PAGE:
The Blogging Comparison Trap & Trying To Swerve It.

March 4, 2018 No Comments

The Blogging Comparison Trap & Trying To Swerve It.

March 4, 2018 No Comments

On 1st January 2017, I started this blog – all on my own, and admittedly without much of a plan. I wasn’t an expert in SEO, and didn’t have a social media background – but I’ve merrily muddled through. Found some readers (thanks, mum, dad!), and the best bit – I really love doing it.

As a fine art graduate, I like to create things: photographs, articles and paintings – this blog has given me an opportunity to do just that – sometimes you don’t know what you’ve been missing until you find it.

I don’t remember actively looking for a blogging network, but somehow WeBlogNorth crossed my path (or screen) and I knew it was too good an opportunity to miss.

Providing a platform for bloggers in the north to connect and share their work – there’s a wealth of expertise available, as well as training sessions, workshops, and a million hints and tips.

We all know networks are crucial – whatever field you are in, and earlier this month I found myself (OK – I booked onto) my first-ever blogging workshop.

Led by Kat Horrocks (who shared her goal-setting programme, as well as her own experience) – we nattered about our blogging hopes, dreams, and fears – dropping lots of encouragement BOMBS in the process.

It was completely new territory for me – the first time I’d branded myself a ‘lifestyle blogger’ and spoken to a group of (then) strangers about my ongoing treatment for a brain tumour. I’m sure I’m not alone in saying we all left with lots of ideas and plans.

Since joining I’ve made changes to my social media platforms and know much more about the technical side of blogging.

The comparison trap

After the workshop – left to my own devices, I found myself feeling under pressure.

Not just about delivering what I said I would (we are reviewing our progress officially in June), but also about doing more.

Reading blogs and looking at their amazingly polished layouts, slick social feeds, and high follower counts, I’ve found myself half inspired, and yep, I’ll say it – half anxious.  Concluding that there’s a pretty big mountain to climb, and thinking I need to majorly up-my-game. There’s so much activity, the sheer amount of (brilliant) stuff to take in, has been overwhelming.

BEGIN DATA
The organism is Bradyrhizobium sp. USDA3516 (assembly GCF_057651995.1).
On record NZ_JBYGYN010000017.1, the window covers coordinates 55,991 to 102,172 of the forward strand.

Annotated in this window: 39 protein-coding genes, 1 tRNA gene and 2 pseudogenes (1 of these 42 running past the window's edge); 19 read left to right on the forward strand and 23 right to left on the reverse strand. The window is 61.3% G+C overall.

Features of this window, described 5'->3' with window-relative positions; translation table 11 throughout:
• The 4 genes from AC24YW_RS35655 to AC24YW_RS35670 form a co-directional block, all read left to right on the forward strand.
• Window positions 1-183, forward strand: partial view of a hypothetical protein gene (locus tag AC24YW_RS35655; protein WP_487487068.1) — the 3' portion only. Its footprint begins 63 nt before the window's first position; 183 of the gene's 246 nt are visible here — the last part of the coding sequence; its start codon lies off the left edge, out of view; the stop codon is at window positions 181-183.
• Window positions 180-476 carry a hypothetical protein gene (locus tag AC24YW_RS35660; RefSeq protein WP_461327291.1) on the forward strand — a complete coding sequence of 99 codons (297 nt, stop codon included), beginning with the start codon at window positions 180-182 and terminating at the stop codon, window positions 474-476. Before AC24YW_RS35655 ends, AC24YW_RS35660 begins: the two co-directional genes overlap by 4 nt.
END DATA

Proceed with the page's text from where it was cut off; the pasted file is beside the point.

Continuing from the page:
How I’m tackling it

Admission is the first step – once realised I was feeling worse instead of better, I could do something about it.

The aim? To strike the right balance of challenge and growth, whilst avoiding unhelpful rubbernecking – and the burden it seems to bring.

Sorting anything out has to begin with getting the desk in order. With that out of the way, I reviewed my goals – the long-term big ones, and the smaller ones in-between. I wrote it all down, acknowledging where I was being unrealistic – redoing my entire site and gaining 1K followers in one week, isn’t likely to happen when there’s daily physio to do, as well as numerous health-related appointments (and a life!).

I’ll be working towards only checking social media (otherwise known as noise) actively – spending less time scrolling; more time engaging with others and posting my own stuff.

Reflection helps – reflecting on why I started this blog: I never intended for it to be just another ‘brain tumour’ blog, but about what makes sense to me, living my best life, with the t-bomb firmly in it.

I’ve also been patting myself on the back a bit, *not so much that there’s a red mark or anything*, but enough.  After all, I’ve kept this blog up throughout the entire course of treatment, and continue to do so – no mean feat!

Give and take

I’m conscious that networks work best when things are shared and I don’t want to be taking, without giving something back. So I’m reading other members blog posts, and sharing knowledge where I can. Going forward, I’m committing to reading at least 3-4 members work each week – not as a source of comparison, but for interest and to offer support.

As for my new WeBlogNorth mates, the truth, of course, is that they aren’t judgemental with sharp-elbows – far from it, they are cheering us all on, with really big pom poms.

How do you steer clear of the comparison trap?

Sar x

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